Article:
London's best Korean restaurants

Chow down on kimchi and bulk up on bi bim bap at the best Korean restaurants London has to offer

Britta Jaschinski

If you’ve got that kimchi craving, then you’ve come to the right place. These are the best Korean restaurants in London. Do you agree with our choices? Use the comments box below or tweet your suggestions.

Asadal

Critics' choice

With a discreet entrance just by Holborn station, Asadal has been the go-to venue for Korean food fans in central London for many years. On a Friday night, the stairs leading down to the dark, spacious basement dining room were filled with hopeful diners queuing to get a table. The busy restaurant took its toll on the staff, who weren’t as efficient as we’ve known them to be in the past. Asadal wasn’t on top form this time, but it certainly still draws a crowd.

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Midtown

Bi Bim Bap

This is the second branch of the popular Korean mixed rice restaurant in Soho. Since the first branch opened in 2011, Bi Bim Bap has become a regular favourite for a cheap and warming bowl of its namesake dish – bibimbap. Served here in hot stone bowls (dolsot), there are ten varieties of the spicy rice mix to choose from including beef fillet, spicy pork and five different veggie options, all topped with a range of shredded vegetables and ready for you to mix with all the chilli sauce (gochujang) and bean paste you fancy.

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West End

Cah Chi

Critics' choice

There’s a real warmth to this residential Raynes Park restaurant, which pulls an appreciative crowd of Eastern and Western diners. Even on a cold, dark evening, the dining room feels light and bright – and comfortably cosy. The smiling staff are happy to talk you through a menu that contains more than just the standard array of barbecues, stews and stir-fries. Even the complimentary panch’an are better than average, with subtle own-made kimchi and sweet, nutty adzuki beans a regular feature. Without doubt, this is one of the best Korean restaurants in the London area.

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Raynes Park

Dotori

This restaurant next to Finsbury Park station established its reputation soon after opening in 2008. It’s still nigh on impossible to get a table without booking – even on our early-evening midweek visit, several hopeful diners were turned away. All’s not lost if you don’t bag a seat, however, as they do offer takeaway. Even on an off-day, it’s hard not to be forgiving, thanks to the well-prepared and well-priced food.

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Finsbury Park

Jee Cee Neh

Critics' choice

Translating as ‘my neighbour Jee’, Jee Cee Neh is an apt moniker for this restaurant, which has a decidedly homespun feel. It’s often packed, with a mix of Korean and Western customers, and at weekends is a popular family lunch spot. Like the venue, the authentic dishes are homely and unpretentious. Service can be variable, but usually comes with a smile.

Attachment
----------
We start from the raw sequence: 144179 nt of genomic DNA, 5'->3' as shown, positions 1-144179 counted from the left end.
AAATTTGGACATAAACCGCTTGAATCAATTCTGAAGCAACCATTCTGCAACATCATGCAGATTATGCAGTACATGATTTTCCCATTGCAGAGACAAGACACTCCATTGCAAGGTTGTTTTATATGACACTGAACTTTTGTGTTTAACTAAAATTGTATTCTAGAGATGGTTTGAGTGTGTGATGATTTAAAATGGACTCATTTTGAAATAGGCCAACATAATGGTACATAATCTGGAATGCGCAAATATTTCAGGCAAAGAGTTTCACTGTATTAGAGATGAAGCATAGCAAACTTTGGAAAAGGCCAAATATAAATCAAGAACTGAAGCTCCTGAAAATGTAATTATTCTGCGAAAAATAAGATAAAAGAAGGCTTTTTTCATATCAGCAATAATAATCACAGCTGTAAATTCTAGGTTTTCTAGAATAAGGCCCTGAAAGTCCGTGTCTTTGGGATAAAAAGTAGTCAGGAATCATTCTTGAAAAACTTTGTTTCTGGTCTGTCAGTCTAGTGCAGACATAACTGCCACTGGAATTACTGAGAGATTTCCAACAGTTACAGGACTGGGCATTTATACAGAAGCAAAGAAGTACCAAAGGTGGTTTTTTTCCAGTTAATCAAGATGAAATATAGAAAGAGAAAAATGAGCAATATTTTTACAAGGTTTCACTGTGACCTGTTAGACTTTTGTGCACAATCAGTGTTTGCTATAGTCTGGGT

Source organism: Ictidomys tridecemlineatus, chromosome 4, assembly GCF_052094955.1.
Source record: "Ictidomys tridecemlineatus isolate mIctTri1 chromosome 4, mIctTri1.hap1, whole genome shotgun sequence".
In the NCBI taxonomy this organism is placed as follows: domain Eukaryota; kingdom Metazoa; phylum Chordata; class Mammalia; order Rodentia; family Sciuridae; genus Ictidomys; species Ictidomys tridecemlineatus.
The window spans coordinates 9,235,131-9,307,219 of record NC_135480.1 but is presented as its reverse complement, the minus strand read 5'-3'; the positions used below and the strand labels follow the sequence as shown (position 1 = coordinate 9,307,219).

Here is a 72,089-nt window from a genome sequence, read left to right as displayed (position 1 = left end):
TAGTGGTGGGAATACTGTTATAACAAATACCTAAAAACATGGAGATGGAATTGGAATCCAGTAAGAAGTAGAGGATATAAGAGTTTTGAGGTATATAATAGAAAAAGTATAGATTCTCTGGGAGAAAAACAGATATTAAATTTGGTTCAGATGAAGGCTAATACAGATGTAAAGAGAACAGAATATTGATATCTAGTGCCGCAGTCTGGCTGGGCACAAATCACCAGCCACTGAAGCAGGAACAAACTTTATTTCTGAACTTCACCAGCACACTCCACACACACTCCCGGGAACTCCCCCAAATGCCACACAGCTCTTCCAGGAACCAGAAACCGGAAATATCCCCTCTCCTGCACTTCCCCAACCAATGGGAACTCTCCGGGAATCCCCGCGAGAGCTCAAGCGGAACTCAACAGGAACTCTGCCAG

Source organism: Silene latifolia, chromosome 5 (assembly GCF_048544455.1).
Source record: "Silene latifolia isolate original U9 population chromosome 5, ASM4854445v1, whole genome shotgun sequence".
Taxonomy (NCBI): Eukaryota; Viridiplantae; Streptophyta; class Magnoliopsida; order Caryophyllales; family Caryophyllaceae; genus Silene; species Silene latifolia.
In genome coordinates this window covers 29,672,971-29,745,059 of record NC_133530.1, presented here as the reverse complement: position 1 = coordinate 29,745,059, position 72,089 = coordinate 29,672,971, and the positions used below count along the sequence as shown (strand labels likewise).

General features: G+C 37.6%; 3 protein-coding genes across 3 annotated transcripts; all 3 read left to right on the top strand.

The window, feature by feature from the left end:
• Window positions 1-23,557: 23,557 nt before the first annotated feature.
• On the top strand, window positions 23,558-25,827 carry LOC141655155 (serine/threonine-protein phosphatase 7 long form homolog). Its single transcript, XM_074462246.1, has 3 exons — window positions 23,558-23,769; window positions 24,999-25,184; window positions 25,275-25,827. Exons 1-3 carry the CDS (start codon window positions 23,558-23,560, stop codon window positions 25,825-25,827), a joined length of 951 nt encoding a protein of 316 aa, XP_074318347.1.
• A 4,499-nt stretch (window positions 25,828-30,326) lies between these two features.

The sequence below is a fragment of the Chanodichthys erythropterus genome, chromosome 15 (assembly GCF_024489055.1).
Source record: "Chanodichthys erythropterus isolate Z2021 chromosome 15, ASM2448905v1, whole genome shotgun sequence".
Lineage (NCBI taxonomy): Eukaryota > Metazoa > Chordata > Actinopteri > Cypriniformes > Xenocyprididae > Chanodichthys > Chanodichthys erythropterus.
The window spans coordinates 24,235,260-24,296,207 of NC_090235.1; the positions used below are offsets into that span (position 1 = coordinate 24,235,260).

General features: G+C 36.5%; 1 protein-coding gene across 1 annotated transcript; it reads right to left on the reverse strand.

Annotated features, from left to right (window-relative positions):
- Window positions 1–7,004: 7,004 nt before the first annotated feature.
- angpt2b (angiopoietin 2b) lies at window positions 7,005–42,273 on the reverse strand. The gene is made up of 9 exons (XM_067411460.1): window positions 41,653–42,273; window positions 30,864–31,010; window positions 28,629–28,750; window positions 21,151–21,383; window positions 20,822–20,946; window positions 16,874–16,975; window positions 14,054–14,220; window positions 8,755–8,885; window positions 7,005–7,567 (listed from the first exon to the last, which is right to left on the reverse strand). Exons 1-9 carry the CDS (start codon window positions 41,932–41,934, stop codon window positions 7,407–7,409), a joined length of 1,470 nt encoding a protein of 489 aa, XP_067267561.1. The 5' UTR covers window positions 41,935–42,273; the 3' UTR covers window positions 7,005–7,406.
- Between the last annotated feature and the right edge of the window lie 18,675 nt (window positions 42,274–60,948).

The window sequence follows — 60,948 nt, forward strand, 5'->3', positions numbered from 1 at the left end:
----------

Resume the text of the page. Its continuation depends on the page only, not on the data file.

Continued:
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New Malden, Surrey

Koba

Critics' choice

Koba remains one of the strongest players on the West End Korean scene since opening in 2005 – we’ve yet to have a disappointing meal here. Barbecue meats such as beef kalbi or bulgogi are well marinated, and grilled at the table by efficient staff. Barbecued squid was fresh as a daisy, with just the right amount of tongue-tingling heat in the vibrant red sauce. Stews make a sound choice too, with umami-rich stocks and accompanying bowls of pearly rice.

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West End

Korea Garden

Critics' choice

Like so many of the Korean eateries in New Malden, Korea Garden sits halfway up an unremarkable residential street. The green plastic signage and generic dish pictures displayed in the window give little indication of the quality of the food here. But once inside, it doesn’t take long to work out what the main attraction is. The chef is trained in both Korean and French cuisine, which imparts a subtlety to the flavours, and keeps both Korean and Western diners coming back for more.

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New Malden, Surrey

Korean House

Critics' choice

Korea House may be plonked on a busy stretch of the Burlington Road, but don’t let that put you off – it’s worth a visit. The characterful interior is decorated with wooden masks and Korean calligraphy; to one side are a couple of quiet tatami-mat rooms. Service was both gracious and informative. The restaurant’s name changed in 2012 (it was formerly called Hankook), but the extensive menu is the same as ever, covering the usual barbecues, stews and variations on bibimbap, plus Japanese sushi.

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London

Naru

Critics' choice

Naru puts more emphasis on cheffy presentation than most Korean restaurants, with zigzagged sauces and stacked ingredients. It’s not a matter of style over substance, though – this is a solid venue for quality Korean classics, with a few innovative touches. Conspicuously absent from the dining room, which is adorned with wood-framed Hangul calligraphy and paper lanterns, are any table-top barbecues. Instead, the meat and seafood are grilled in the kitchen, then brought sizzling and succulent to the table.

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Holborn

Comments

2 comments
Laura
Laura

Little Korea on Lisle St is great for Korean staples that aren't too expensive. Yum!

Max
Max

Cahchi (까치) doesn't mean 'together' - it means 'magpie.'